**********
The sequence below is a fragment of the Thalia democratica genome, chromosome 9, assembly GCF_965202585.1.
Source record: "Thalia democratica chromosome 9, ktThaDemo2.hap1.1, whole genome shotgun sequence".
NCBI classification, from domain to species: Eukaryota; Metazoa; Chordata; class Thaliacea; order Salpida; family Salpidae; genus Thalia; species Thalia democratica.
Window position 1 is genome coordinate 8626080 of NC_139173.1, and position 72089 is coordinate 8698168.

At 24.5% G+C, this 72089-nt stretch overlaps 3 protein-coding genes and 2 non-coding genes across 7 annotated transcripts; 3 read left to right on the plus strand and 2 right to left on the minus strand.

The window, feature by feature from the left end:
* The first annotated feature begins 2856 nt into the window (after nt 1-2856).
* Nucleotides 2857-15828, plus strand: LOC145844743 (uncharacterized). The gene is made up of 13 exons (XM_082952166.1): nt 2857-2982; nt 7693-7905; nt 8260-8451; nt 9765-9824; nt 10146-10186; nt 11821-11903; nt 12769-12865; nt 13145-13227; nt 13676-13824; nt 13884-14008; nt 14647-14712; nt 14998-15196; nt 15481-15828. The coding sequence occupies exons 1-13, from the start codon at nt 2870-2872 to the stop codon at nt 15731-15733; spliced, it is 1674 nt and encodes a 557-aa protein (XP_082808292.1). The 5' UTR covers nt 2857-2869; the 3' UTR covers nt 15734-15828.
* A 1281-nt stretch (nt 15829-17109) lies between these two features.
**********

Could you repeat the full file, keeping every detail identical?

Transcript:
The sequence below is a fragment of the Thalia democratica genome, chromosome 9, assembly GCF_965202585.1.
Source record: "Thalia democratica chromosome 9, ktThaDemo2.hap1.1, whole genome shotgun sequence".
NCBI classification, from domain to species: Eukaryota; Metazoa; Chordata; class Thaliacea; order Salpida; family Salpidae; genus Thalia; species Thalia democratica.
Window position 1 is genome coordinate 8626080 of NC_139173.1, and position 72089 is coordinate 8698168.

At 24.5% G+C, this 72089-nt stretch overlaps 3 protein-coding genes and 2 non-coding genes across 7 annotated transcripts; 3 read left to right on the plus strand and 2 right to left on the minus strand.

The window, feature by feature from the left end:
* The first annotated feature begins 2856 nt into the window (after nt 1-2856).
* Nucleotides 2857-15828, plus strand: LOC145844743 (uncharacterized). The gene is made up of 13 exons (XM_082952166.1): nt 2857-2982; nt 7693-7905; nt 8260-8451; nt 9765-9824; nt 10146-10186; nt 11821-11903; nt 12769-12865; nt 13145-13227; nt 13676-13824; nt 13884-14008; nt 14647-14712; nt 14998-15196; nt 15481-15828. The coding sequence occupies exons 1-13, from the start codon at nt 2870-2872 to the stop codon at nt 15731-15733; spliced, it is 1674 nt and encodes a 557-aa protein (XP_082808292.1). The 5' UTR covers nt 2857-2869; the 3' UTR covers nt 15734-15828.
* A 1281-nt stretch (nt 15829-17109) lies between these two features.